Frescos and Phalluses in Florence

We have basked in the golden hour of the Italian sunshine while admiring the gilding of gold leaf in famous Renaissance paintings. Our days have been full but we’ve also taken purposeful time to rest as we reflect on this trip and what we’ve learned from these experiences. Florence, a city which has historically housed creative (and restless—‘cough cough’ Percy Shelley) thinkers, seems like the appropriate space for this type of reflective approach.

Our time in Florence can be broken into basically two categories: museums and churches (though not necessarily mutually exclusive). Churches such as the Duomo, the chapel of Santa Maria Novella, San Lorenzo, and Santa Croce have amazed and delighted with their high ceilings and immaculate stone work. The attention to detail in these spaces has truly showcased the craftsmanship central to Florentine identity. We found the “Chapel of the Princes” to be especially memorable as a testament to the Medici dynasty and political power in Florence. Our conversations regarding the Medicis circulated around the topics of legacy, reputation, and wealth. How do great leaders display their power? How is power sustained across generations? We read excerpts from Machiavelli’s Prince for insight into Florentine cultural identity and also, more generally, Italian politics.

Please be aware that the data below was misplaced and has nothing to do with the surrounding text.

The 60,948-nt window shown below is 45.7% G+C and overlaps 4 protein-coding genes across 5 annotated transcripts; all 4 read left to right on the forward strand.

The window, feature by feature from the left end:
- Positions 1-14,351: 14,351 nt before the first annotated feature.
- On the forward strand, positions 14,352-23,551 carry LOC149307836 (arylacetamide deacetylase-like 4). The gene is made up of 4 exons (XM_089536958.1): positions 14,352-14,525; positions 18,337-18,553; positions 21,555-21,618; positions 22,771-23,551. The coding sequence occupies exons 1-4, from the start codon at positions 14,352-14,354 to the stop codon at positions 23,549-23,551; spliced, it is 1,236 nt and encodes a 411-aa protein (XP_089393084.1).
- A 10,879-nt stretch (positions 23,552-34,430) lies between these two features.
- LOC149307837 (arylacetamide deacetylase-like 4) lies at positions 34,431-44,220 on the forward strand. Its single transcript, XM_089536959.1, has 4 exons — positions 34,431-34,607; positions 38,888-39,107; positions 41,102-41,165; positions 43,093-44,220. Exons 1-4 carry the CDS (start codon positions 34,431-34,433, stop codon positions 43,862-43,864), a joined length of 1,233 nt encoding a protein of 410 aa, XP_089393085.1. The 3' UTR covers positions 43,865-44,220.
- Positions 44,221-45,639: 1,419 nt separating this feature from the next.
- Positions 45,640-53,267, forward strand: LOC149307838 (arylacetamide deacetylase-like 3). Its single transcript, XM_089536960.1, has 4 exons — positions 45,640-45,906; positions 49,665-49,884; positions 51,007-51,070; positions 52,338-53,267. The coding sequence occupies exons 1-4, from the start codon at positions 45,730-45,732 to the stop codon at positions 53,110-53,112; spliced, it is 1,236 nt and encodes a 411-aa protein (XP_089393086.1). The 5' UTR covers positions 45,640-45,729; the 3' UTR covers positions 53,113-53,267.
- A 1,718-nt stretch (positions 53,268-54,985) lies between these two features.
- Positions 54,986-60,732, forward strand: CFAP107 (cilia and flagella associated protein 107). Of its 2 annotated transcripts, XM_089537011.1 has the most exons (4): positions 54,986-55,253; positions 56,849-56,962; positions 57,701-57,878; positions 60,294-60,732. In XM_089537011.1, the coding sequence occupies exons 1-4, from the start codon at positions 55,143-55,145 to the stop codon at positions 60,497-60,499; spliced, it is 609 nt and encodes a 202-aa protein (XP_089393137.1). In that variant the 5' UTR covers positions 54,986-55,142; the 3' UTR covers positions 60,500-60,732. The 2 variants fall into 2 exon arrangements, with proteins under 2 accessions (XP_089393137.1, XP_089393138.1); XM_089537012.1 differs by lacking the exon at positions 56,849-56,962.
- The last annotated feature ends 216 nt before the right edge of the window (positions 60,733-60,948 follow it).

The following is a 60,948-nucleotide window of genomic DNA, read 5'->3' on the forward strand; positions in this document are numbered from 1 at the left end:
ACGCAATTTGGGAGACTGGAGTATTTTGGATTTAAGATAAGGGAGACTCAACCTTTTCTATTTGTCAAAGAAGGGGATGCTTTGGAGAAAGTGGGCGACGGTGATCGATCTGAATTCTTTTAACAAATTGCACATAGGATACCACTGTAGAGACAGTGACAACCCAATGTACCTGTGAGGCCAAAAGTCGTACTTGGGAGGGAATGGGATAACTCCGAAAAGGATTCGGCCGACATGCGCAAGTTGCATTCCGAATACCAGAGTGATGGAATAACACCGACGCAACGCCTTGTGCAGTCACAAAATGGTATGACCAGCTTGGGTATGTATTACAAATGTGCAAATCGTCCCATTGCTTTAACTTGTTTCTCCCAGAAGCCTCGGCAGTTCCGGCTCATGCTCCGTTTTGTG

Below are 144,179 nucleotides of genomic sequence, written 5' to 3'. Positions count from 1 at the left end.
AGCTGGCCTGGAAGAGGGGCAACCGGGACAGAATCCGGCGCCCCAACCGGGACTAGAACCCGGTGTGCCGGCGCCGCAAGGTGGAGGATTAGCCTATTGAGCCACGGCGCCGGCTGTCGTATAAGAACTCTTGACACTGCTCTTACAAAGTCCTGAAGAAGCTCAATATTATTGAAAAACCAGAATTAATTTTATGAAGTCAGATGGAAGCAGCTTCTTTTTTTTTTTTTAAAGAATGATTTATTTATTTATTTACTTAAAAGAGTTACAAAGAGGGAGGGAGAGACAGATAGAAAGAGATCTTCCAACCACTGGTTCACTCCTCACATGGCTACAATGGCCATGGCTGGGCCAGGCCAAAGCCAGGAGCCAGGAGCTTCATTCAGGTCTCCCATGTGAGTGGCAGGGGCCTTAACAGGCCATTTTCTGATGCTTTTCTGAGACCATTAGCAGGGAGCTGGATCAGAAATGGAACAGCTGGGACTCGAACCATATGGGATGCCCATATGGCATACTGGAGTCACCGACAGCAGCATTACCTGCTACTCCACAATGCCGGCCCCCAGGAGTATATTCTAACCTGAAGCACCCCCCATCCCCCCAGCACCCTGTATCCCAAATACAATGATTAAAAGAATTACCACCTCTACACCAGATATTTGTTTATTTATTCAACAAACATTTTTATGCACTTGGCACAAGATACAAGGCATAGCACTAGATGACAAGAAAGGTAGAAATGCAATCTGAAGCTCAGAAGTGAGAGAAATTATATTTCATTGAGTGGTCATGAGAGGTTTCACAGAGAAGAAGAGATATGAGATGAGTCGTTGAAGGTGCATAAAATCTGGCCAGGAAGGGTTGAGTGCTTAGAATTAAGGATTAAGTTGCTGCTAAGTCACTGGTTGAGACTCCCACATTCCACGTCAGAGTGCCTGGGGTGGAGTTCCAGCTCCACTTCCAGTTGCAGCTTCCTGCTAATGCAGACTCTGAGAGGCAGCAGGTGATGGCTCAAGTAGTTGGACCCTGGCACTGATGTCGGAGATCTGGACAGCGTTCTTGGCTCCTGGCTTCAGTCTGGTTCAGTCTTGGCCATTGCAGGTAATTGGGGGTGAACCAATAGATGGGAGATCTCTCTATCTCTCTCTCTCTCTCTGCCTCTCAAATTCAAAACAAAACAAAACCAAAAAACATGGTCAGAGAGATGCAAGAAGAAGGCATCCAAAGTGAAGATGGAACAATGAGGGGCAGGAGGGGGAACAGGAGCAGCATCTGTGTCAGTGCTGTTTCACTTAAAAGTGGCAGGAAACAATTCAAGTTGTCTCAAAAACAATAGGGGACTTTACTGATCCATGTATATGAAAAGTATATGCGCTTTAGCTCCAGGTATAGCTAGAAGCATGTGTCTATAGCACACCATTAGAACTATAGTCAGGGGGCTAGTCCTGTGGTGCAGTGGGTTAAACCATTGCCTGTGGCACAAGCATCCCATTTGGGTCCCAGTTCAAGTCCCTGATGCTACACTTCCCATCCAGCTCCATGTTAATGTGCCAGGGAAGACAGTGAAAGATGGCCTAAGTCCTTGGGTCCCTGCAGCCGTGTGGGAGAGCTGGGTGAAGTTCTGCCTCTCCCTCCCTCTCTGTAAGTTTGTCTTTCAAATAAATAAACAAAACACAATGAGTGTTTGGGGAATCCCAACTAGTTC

As far as museums go, Florence has much to offer; we’ve visited both the Accademia as well as the Uffizi Gallery. Here we have encountered famous works such as Sandro Botticelli’s “The Birth of Venus” and Michelangelo’s “David.” Seeing these iconic pieces in real life has been emotionally moving and thought-provoking to say the least. The sheer abundance of Greek and Roman sculpture in this city is overwhelming. We’ve also seen more frescos in the last few days than most of us have likely seen in our lives. We learned about fresco restoration specifically due to the aftermath of the devastating 1966 flood of the Arno river in which buildings filled with up to 5-meters of water.

While Florence has brought us incredible joy, it represents a sad time in the lives of Mary and Percy Shelley. After the death of a child, they visited Florence attempting to cope and make sense of their loss. Therefore, many of our conversations have considered the nature of grief and also the potential for new life. As I stood today at Piazzale Michelangelo and looked down over the entirety of the city, I was reminded of Percy Shelley’s poem “Ode to the West Wind” in which he clings to the promise of spring and longs for a rebirth of the natural world (I know those of you braving the Iowa winter can relate). As the warm sun shone on my face and the blue sky rose above me, I knew that more days like this one are sure to come as we complete our journey in Rome.

The group on the Ponte Vecchio.
In front of Michelangelo’s “David.” Hence the phallus reference.
The view of Florence from Piazzale Michelangelo.